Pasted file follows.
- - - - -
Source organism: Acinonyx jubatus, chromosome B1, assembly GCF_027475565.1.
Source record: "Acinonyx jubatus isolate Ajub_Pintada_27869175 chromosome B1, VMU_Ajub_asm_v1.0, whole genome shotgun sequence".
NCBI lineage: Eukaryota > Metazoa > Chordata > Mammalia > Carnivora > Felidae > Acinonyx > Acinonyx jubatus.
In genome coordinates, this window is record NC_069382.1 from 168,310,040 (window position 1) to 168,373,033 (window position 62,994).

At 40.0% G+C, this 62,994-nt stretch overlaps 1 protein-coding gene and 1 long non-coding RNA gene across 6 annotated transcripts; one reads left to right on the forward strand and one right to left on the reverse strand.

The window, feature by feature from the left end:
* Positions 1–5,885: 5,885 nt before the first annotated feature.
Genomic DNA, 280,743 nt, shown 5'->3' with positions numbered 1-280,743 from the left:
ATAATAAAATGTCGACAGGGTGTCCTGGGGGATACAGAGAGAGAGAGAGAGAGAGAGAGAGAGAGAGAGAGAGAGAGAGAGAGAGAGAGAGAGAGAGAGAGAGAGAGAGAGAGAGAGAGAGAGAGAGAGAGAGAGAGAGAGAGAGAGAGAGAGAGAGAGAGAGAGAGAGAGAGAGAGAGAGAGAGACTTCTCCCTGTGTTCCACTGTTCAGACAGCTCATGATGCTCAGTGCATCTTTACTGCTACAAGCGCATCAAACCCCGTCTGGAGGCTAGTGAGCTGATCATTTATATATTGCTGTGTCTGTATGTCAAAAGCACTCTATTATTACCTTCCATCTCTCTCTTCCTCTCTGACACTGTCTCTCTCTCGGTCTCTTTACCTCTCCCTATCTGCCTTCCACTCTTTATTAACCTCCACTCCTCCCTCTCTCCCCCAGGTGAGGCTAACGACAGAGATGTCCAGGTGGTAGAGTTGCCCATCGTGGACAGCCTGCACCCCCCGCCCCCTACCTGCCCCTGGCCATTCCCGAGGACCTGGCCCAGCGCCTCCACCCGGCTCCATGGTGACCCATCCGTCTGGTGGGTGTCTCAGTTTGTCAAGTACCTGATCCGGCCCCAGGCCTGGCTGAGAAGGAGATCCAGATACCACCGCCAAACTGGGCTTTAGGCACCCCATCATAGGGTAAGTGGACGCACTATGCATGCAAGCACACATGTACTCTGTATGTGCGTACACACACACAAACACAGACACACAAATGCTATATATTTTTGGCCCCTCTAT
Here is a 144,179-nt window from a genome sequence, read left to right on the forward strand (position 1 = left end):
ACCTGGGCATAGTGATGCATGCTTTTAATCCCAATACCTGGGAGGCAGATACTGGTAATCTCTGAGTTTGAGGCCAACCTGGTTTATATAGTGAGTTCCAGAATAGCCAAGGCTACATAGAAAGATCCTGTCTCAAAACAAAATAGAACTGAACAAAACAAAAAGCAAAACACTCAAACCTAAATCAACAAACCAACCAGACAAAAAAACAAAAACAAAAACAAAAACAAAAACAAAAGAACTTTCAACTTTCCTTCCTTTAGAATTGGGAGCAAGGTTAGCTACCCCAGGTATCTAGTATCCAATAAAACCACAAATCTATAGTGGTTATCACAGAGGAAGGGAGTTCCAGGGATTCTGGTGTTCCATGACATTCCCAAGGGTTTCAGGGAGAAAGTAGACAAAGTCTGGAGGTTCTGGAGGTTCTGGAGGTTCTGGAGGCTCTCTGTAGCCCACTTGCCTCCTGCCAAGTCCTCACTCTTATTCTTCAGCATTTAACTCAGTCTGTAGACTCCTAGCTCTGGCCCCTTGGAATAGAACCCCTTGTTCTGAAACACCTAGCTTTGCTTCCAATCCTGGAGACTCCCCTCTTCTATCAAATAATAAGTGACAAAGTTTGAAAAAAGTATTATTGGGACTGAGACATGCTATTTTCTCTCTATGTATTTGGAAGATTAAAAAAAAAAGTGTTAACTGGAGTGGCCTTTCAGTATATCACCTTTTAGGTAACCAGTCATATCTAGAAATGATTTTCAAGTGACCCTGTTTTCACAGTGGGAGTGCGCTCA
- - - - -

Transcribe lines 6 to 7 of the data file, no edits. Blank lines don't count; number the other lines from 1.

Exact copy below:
The window, feature by feature from the left end:
* Positions 1–5,885: 5,885 nt before the first annotated feature.